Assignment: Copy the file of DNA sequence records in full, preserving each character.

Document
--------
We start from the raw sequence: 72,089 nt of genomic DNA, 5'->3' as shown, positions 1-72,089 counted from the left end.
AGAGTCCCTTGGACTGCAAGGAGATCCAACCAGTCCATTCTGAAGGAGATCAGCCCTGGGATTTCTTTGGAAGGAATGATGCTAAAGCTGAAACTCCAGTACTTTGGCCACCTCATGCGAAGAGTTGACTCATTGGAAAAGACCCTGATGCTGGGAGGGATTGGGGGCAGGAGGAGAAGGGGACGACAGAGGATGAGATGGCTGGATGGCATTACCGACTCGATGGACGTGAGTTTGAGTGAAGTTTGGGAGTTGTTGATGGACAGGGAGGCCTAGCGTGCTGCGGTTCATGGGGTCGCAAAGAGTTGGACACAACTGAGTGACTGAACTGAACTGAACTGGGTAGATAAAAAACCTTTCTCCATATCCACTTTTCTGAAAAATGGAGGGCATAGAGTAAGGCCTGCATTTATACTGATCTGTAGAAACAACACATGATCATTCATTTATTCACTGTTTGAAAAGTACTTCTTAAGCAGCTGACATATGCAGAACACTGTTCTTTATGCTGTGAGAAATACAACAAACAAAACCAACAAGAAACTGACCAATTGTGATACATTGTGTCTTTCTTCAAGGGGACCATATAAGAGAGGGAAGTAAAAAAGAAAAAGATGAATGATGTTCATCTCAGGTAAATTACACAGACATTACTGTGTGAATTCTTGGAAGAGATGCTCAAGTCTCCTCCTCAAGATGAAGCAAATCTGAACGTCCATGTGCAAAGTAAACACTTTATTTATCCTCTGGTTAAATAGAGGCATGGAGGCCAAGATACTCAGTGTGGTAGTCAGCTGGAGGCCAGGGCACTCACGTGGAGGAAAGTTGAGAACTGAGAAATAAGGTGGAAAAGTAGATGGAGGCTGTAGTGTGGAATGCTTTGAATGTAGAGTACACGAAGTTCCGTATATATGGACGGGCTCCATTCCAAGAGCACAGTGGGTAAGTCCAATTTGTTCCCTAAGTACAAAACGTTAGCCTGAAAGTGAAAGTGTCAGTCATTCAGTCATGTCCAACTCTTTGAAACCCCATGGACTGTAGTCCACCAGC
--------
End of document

We start from the raw sequence: 72,089 nt of genomic DNA, 5'->3' as shown, positions 1-72,089 counted from the left end.
AGAGTCCCTTGGACTGCAAGGAGATCCAACCAGTCCATTCTGAAGGAGATCAGCCCTGGGATTTCTTTGGAAGGAATGATGCTAAAGCTGAAACTCCAGTACTTTGGCCACCTCATGCGAAGAGTTGACTCATTGGAAAAGACCCTGATGCTGGGAGGGATTGGGGGCAGGAGGAGAAGGGGACGACAGAGGATGAGATGGCTGGATGGCATTACCGACTCGATGGACGTGAGTTTGAGTGAAGTTTGGGAGTTGTTGATGGACAGGGAGGCCTAGCGTGCTGCGGTTCATGGGGTCGCAAAGAGTTGGACACAACTGAGTGACTGAACTGAACTGAACTGGGTAGATAAAAAACCTTTCTCCATATCCACTTTTCTGAAAAATGGAGGGCATAGAGTAAGGCCTGCATTTATACTGATCTGTAGAAACAACACATGATCATTCATTTATTCACTGTTTGAAAAGTACTTCTTAAGCAGCTGACATATGCAGAACACTGTTCTTTATGCTGTGAGAAATACAACAAACAAAACCAACAAGAAACTGACCAATTGTGATACATTGTGTCTTTCTTCAAGGGGACCATATAAGAGAGGGAAGTAAAAAAGAAAAAGATGAATGATGTTCATCTCAGGTAAATTACACAGACATTACTGTGTGAATTCTTGGAAGAGATGCTCAAGTCTCCTCCTCAAGATGAAGCAAATCTGAACGTCCATGTGCAAAGTAAACACTTTATTTATCCTCTGGTTAAATAGAGGCATGGAGGCCAAGATACTCAGTGTGGTAGTCAGCTGGAGGCCAGGGCACTCACGTGGAGGAAAGTTGAGAACTGAGAAATAAGGTGGAAAAGTAGATGGAGGCTGTAGTGTGGAATGCTTTGAATGTAGAGTACACGAAGTTCCGTATATATGGACGGGCTCCATTCCAAGAGCACAGTGGGTAAGTCCAATTTGTTCCCTAAGTACAAAACGTTAGCCTGAAAGTGAAAGTGTCAGTCATTCAGTCATGTCCAACTCTTTGAAACCCCATGGACTGTAGTCCACCAGC